The present work is concerned with microstructural changes brought about by ion implantation into TiN as-deposited by classical chemical vapor deposition onto cemented carbide substrates. After implantation the ions occupy an implanted zone (IZ) extending to a depth of about 80 nm. The transmission electron microscopy study shows that implantation can lead to the formation of subgrains in the IZ within the original grain structure without changing the grain size. The energy carried by the ions affects the material to far greater depths and a dislocation network is formed below the IZ, termed the implantation affected zone (IAZ). The dislocation density in the IAZ as determined here by x-ray diffraction depends on the total energy carried by the implanted ions. There is a threshold level before a compressive residual stress is developed after which the stress is proportional to the energy, reaching values as high as 3-4 GPa. A mechanism is proposed for the development of the IAZ where an oscillating stress field is developed at the boundary between the IZ and the IAZ and allows the local emission of dislocation fluxes in mezobands into the IAZ.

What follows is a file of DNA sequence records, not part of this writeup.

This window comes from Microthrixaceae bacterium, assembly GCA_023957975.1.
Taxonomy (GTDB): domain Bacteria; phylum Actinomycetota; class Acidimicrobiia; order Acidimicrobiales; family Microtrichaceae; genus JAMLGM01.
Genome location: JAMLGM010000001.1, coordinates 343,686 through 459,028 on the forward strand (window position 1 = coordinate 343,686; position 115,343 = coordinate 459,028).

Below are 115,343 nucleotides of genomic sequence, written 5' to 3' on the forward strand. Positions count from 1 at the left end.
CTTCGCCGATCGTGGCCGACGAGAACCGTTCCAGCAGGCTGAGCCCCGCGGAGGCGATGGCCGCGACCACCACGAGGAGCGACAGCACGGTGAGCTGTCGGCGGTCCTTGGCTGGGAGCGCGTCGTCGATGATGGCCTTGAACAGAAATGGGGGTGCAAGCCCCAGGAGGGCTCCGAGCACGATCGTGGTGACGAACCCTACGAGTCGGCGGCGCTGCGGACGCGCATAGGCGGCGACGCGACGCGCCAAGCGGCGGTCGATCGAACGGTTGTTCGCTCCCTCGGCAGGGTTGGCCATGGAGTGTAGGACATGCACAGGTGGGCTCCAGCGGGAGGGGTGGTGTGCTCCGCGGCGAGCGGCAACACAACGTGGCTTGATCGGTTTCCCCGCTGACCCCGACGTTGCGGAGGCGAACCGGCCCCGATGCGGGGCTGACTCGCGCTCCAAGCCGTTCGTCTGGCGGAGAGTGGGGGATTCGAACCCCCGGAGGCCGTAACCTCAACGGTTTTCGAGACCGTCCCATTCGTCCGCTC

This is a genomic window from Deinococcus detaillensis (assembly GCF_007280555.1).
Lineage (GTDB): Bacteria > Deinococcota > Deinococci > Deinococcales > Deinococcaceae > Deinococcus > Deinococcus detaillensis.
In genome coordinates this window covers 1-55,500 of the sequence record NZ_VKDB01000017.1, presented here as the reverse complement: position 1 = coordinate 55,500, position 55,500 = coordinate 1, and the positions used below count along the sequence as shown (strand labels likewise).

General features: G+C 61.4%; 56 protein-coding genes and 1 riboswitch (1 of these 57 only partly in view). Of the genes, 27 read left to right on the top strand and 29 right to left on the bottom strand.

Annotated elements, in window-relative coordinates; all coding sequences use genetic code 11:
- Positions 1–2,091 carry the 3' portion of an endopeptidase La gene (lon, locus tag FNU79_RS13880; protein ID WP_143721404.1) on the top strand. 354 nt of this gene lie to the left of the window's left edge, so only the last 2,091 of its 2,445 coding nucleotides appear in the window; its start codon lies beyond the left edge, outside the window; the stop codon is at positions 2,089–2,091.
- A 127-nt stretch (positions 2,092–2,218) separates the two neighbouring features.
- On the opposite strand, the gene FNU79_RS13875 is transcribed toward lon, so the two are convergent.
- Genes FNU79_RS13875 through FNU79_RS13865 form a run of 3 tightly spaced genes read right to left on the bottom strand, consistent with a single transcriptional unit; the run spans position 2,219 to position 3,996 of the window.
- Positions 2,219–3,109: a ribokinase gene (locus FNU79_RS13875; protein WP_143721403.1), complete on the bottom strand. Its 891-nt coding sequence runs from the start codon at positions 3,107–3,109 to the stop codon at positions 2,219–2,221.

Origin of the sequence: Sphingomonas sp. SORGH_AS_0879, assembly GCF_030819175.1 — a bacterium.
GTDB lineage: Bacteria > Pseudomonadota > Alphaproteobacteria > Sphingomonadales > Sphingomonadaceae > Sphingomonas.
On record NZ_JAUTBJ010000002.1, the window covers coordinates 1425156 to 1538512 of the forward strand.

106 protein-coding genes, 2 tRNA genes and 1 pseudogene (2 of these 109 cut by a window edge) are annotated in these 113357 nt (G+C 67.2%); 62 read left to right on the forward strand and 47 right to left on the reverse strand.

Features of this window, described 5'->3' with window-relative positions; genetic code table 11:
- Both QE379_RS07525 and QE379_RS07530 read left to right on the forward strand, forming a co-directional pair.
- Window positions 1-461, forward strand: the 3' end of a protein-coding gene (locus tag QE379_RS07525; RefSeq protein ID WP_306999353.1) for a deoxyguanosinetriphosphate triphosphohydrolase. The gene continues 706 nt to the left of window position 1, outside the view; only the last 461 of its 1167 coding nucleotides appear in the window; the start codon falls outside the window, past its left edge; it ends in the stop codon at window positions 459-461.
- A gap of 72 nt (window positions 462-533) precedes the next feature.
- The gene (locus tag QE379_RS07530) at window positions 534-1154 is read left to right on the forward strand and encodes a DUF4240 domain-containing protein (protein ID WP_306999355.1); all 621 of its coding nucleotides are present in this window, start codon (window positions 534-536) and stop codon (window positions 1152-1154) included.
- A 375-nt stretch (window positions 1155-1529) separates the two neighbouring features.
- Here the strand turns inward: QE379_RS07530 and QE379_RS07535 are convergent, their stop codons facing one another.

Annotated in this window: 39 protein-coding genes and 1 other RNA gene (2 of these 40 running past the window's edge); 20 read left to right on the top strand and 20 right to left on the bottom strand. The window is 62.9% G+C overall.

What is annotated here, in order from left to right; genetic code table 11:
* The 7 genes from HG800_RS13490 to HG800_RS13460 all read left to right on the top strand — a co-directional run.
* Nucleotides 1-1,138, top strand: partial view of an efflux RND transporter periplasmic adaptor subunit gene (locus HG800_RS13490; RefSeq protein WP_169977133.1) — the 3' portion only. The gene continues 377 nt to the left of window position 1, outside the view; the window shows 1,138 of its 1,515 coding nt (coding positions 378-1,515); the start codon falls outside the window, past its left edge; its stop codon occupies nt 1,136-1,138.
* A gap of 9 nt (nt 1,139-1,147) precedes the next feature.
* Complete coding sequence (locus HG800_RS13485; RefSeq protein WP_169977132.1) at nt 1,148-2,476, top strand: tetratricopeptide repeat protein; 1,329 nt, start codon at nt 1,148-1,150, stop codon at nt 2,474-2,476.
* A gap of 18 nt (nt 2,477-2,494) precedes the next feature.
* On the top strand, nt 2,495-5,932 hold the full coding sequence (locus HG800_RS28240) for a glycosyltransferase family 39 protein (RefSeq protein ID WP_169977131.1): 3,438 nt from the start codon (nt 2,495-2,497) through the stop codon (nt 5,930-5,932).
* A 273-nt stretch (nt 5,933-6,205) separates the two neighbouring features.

|Number of pages||6|
|Journal||Journal of Vacuum Science and Technology A: Vacuum, Surfaces and Films|
|Publication status||Published - 1 Dec 1999|
ASJC Scopus subject areas
- Condensed Matter Physics
- Surfaces and Interfaces
- Surfaces, Coatings and Films